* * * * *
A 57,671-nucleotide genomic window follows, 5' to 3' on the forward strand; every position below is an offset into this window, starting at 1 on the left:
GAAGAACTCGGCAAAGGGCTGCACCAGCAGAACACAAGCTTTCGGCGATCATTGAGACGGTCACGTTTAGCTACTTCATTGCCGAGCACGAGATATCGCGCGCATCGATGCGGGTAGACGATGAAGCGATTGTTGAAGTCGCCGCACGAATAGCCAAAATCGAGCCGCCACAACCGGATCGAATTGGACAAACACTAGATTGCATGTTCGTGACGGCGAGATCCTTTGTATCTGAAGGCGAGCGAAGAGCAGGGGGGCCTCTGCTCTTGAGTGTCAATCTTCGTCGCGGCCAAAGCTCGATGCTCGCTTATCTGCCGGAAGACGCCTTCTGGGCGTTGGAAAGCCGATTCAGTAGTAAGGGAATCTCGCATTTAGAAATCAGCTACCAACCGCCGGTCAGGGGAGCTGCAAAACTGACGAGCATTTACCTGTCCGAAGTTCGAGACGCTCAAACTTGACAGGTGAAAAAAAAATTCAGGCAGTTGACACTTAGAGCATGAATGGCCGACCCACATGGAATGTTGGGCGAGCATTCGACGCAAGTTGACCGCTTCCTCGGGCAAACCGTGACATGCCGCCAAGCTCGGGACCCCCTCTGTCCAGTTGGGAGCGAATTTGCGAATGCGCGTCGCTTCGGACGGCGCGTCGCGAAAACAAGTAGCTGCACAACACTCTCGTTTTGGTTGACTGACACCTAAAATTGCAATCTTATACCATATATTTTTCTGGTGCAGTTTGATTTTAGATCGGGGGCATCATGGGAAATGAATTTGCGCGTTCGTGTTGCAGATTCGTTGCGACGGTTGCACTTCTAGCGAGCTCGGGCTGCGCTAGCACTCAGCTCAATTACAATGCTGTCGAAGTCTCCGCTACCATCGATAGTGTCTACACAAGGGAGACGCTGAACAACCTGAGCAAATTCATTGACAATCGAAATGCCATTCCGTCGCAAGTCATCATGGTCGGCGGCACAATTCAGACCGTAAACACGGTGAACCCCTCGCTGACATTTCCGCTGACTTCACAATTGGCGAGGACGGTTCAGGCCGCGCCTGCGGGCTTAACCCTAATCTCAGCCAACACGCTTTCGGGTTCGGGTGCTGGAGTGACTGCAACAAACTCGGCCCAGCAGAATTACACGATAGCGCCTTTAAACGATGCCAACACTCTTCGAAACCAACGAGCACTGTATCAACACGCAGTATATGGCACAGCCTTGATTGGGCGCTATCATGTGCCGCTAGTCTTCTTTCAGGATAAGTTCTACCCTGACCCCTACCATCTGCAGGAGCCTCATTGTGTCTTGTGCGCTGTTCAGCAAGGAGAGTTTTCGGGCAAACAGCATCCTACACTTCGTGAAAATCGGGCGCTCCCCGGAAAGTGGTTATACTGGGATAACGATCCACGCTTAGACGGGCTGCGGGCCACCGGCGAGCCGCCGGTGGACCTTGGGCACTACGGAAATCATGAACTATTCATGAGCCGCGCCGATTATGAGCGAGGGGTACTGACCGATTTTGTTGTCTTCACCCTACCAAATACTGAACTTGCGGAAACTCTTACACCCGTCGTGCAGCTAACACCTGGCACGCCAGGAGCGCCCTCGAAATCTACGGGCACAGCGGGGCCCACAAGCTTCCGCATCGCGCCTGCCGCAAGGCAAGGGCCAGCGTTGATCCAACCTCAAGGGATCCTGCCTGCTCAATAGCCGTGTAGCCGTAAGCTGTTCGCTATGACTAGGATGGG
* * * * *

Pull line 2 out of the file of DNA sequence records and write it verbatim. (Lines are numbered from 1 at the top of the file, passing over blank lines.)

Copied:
GAAGAACTCGGCAAAGGGCTGCACCAGCAGAACACAAGCTTTCGGCGATCATTGAGACGGTCACGTTTAGCTACTTCATTGCCGAGCACGAGATATCGCGCGCATCGATGCGGGTAGACGATGAAGCGATTGTTGAAGTCGCCGCACGAATAGCCAAAATCGAGCCGCCACAACCGGATCGAATTGGACAAACACTAGATTGCATGTTCGTGACGGCGAGATCCTTTGTATCTGAAGGCGAGCGAAGAGCAGGGGGGCCTCTGCTCTTGAGTGTCAATCTTCGTCGCGGCCAAAGCTCGATGCTCGCTTATCTGCCGGAAGACGCCTTCTGGGCGTTGGAAAGCCGATTCAGTAGTAAGGGAATCTCGCATTTAGAAATCAGCTACCAACCGCCGGTCAGGGGAGCTGCAAAACTGACGAGCATTTACCTGTCCGAAGTTCGAGACGCTCAAACTTGACAGGTGAAAAAAAAATTCAGGCAGTTGACACTTAGAGCATGAATGGCCGACCCACATGGAATGTTGGGCGAGCATTCGACGCAAGTTGACCGCTTCCTCGGGCAAACCGTGACATGCCGCCAAGCTCGGGACCCCCTCTGTCCAGTTGGGAGCGAATTTGCGAATGCGCGTCGCTTCGGACGGCGCGTCGCGAAAACAAGTAGCTGCACAACACTCTCGTTTTGGTTGACTGACACCTAAAATTGCAATCTTATACCATATATTTTTCTGGTGCAGTTTGATTTTAGATCGGGGGCATCATGGGAAATGAATTTGCGCGTTCGTGTTGCAGATTCGTTGCGACGGTTGCACTTCTAGCGAGCTCGGGCTGCGCTAGCACTCAGCTCAATTACAATGCTGTCGAAGTCTCCGCTACCATCGATAGTGTCTACACAAGGGAGACGCTGAACAACCTGAGCAAATTCATTGACAATCGAAATGCCATTCCGTCGCAAGTCATCATGGTCGGCGGCACAATTCAGACCGTAAACACGGTGAACCCCTCGCTGACATTTCCGCTGACTTCACAATTGGCGAGGACGGTTCAGGCCGCGCCTGCGGGCTTAACCCTAATCTCAGCCAACACGCTTTCGGGTTCGGGTGCTGGAGTGACTGCAACAAACTCGGCCCAGCAGAATTACACGATAGCGCCTTTAAACGATGCCAACACTCTTCGAAACCAACGAGCACTGTATCAACACGCAGTATATGGCACAGCCTTGATTGGGCGCTATCATGTGCCGCTAGTCTTCTTTCAGGATAAGTTCTACCCTGACCCCTACCATCTGCAGGAGCCTCATTGTGTCTTGTGCGCTGTTCAGCAAGGAGAGTTTTCGGGCAAACAGCATCCTACACTTCGTGAAAATCGGGCGCTCCCCGGAAAGTGGTTATACTGGGATAACGATCCACGCTTAGACGGGCTGCGGGCCACCGGCGAGCCGCCGGTGGACCTTGGGCACTACGGAAATCATGAACTATTCATGAGCCGCGCCGATTATGAGCGAGGGGTACTGACCGATTTTGTTGTCTTCACCCTACCAAATACTGAACTTGCGGAAACTCTTACACCCGTCGTGCAGCTAACACCTGGCACGCCAGGAGCGCCCTCGAAATCTACGGGCACAGCGGGGCCCACAAGCTTCCGCATCGCGCCTGCCGCAAGGCAAGGGCCAGCGTTGATCCAACCTCAAGGGATCCTGCCTGCTCAATAGCCGTGTAGCCGTAAGCTGTTCGCTATGACTAGGATGGG